Printz Awardees

The Michael L. Printz Award annually honors the best book written for teens, based entirely on its literary merit, each year. In addition, the Printz Committee names up to four honor books, which also represent the best writing in young adult literature. The awards announcement is made at the ALA Midwinter Meeting as part of the Youth Media Awards. The award's namesake was a school librarian in Topeka, Kansas, and a marketing consultant for Econo-Clad, as well an active member of YALSA. The Michael L. Printz Award was first awarded in 2000. The award is sponsored by Booklist, a publication of the American Library Association (ALA), and administered by the Young Adult Library Services Association (YALSA).
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This particular collection includes some notable winners of Printz Award and Honor Books from the year 2000 to 2012.


Please Ignore Vera Dietz (2010)

Written by A. S. King

Vera’s spent her whole life secretly in love with her best friend, Charlie Kahn. And over the years she’s kept a lot of his secrets. Even after he betrayed her. Even after he ruined everything.

So when Charlie dies in dark circumstances, Vera knows a lot more than anyone—the kids at school, his family, even the police. But will she emerge to clear his name? Does she even want to?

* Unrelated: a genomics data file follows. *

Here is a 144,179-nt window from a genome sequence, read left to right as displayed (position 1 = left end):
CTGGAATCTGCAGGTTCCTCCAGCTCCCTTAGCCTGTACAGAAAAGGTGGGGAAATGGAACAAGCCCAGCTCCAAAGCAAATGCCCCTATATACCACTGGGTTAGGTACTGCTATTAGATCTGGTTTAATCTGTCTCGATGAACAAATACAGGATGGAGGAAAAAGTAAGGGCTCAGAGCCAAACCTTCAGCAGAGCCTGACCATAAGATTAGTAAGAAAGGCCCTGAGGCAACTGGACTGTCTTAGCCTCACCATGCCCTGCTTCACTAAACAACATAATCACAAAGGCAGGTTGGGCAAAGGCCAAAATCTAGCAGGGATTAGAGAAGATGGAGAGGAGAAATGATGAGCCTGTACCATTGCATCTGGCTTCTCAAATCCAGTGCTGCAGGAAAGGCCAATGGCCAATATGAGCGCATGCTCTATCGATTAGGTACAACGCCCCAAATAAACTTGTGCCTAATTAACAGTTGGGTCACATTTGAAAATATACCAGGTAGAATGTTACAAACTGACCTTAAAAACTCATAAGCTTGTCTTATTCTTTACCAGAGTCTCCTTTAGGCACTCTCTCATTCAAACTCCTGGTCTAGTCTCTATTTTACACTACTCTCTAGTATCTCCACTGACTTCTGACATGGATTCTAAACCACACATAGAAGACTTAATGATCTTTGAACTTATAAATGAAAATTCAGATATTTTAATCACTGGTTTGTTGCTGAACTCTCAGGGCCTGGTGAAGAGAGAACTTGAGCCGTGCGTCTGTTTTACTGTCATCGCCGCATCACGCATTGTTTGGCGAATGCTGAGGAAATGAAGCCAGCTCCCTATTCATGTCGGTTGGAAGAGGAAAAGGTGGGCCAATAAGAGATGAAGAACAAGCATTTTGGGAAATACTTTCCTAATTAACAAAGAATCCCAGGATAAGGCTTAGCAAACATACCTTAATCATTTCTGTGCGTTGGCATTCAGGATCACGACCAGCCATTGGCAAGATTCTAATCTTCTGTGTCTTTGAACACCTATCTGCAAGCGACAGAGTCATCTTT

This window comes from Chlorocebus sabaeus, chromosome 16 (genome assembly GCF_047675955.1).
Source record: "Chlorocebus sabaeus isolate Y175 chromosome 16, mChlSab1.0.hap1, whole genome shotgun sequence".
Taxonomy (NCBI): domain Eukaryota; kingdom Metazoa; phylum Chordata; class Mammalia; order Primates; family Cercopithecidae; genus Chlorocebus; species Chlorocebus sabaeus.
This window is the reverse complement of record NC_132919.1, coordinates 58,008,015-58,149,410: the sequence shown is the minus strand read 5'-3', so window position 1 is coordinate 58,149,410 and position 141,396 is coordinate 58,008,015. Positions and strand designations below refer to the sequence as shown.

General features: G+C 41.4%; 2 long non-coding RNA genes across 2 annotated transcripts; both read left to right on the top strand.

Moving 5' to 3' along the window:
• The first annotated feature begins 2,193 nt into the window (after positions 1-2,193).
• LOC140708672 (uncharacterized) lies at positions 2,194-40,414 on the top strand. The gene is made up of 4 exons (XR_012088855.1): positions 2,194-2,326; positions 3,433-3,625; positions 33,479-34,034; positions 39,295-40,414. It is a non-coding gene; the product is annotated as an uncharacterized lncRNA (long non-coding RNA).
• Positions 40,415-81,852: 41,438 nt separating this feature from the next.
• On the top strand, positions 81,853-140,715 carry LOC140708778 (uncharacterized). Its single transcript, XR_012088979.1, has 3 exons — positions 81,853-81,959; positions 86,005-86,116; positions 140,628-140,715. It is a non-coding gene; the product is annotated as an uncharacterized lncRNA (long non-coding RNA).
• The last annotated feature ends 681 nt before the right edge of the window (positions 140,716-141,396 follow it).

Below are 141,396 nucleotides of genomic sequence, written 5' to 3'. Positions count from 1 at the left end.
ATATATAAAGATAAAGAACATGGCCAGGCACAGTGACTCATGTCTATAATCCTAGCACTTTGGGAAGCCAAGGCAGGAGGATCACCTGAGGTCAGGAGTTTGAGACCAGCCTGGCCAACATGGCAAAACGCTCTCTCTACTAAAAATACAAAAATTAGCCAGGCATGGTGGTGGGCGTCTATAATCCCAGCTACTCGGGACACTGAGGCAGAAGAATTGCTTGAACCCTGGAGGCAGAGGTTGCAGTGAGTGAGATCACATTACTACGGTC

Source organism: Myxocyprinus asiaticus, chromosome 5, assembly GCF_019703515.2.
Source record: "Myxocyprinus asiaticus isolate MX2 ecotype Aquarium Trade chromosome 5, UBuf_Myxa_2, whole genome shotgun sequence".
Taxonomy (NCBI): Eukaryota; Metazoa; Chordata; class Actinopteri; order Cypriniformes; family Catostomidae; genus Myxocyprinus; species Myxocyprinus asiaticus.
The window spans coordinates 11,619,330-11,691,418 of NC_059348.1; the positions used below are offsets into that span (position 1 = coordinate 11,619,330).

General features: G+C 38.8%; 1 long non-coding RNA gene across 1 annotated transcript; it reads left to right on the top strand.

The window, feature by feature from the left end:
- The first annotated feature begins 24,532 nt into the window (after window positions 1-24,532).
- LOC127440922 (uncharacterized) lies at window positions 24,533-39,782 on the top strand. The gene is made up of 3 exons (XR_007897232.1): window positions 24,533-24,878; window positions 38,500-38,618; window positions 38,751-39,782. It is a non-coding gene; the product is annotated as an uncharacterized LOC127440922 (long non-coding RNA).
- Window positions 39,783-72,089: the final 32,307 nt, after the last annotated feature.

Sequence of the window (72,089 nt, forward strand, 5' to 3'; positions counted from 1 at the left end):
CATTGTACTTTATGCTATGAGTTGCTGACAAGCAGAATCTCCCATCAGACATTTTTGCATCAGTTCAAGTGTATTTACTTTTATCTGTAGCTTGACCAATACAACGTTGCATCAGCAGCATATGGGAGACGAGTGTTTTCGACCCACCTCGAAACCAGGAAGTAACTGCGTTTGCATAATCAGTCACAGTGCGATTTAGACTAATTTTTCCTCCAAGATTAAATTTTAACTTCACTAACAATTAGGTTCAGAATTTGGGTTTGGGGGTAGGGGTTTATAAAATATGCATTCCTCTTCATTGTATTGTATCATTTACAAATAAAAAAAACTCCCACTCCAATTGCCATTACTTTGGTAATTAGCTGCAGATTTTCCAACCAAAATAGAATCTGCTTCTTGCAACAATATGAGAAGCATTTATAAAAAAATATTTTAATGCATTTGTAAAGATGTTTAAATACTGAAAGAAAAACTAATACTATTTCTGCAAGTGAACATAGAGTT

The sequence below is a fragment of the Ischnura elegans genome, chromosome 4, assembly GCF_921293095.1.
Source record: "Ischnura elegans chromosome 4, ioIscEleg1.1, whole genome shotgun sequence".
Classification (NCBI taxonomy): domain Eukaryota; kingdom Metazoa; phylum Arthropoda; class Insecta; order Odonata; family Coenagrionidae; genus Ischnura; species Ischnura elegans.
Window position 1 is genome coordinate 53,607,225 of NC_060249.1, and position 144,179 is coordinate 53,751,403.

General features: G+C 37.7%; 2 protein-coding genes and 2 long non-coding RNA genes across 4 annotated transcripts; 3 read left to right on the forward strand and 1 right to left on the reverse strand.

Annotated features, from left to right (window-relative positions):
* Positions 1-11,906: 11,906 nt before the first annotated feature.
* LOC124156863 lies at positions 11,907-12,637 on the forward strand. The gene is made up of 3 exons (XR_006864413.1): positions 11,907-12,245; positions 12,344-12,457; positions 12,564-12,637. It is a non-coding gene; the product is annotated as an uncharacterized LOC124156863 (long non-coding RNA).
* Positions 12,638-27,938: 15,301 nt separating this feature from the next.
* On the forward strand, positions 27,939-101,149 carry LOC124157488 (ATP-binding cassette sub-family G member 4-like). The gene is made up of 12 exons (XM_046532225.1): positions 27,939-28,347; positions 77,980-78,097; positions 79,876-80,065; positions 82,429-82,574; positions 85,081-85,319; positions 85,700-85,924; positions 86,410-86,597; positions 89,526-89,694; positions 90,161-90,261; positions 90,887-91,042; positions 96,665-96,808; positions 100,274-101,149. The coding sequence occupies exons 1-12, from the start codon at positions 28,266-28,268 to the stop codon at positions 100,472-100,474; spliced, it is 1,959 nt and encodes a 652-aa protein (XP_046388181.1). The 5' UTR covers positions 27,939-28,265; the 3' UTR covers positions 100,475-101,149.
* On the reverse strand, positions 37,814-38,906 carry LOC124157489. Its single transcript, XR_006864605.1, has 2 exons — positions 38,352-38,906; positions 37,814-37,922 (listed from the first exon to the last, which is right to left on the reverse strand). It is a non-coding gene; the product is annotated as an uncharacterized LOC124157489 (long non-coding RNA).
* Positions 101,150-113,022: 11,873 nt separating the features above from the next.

Edgy and gripping, Please Ignore Vera Dietz is an unforgettable novel: smart, funny, dramatic, and always surprising. This book is recommended for young adults ages 14 and up. (Copyright © Knopf Books for Young Readers/Random House. All rights reserved.)

Source:  Penguin Random House Company.

A.S. (Amy Sarig) King is best known for her award-winning young adult novels, though she writes novel-length and short fiction for adults as well. 

King's YA novel, I Crawl Through It (2015) received an A rating from Entertainment Weekly and landed on some pretty cool end of year lists.  Her book, Glory O'Brien's History of the Future (2014) was garnered seven starred trade reviews, an Andre Norton finalist, an ALA Best Book of 2014, and won the Amelia Elizabeth Walden Award.  Reality Boy (2013) was a New York Times Editors' Choice, a Publishers Weekly, Kirkus Reviews and School Library Journal Best Book of 2013.  Ask the Passengers (2012) is a Los Angeles Times Book Prize Winner, a Kirkus Reviews, Publishers Weekly and School Library Journal Best Book of 2012 and has been called "Another thoughtful, and often breathtaking achievement" by Booklist in one of six starred trade reviews for the book.  Everybody Sees the Ants (2011) was an Andre Norton Award finalist, a Cybils finalist, and a 2012 YALSA Top Ten book for young adults.  Her 2010 YA novel, Please Ignore Vera Dietz (2010) was a 2011 Michael L. Printz Honor Book, an Edgar Award Nominee, and a YALSA Best Fiction for Young Adults pick.  Her first young adult novel, The Dust of 100 Dogs (2009) was an ALA Best Book for Young Adults, an Indie Next pick and a Cybil award finalist.  Her short fiction collection for adults, Monica Never Shuts Up, has been widely published and was nominated for Best New American Voices 2010.

After more than a decade in Ireland dividing herself between self-sufficiency, restoring her farm, teaching adult literacy, and writing novels, King returned to the US in 2004. She now lives in Pennsylvania with her family.



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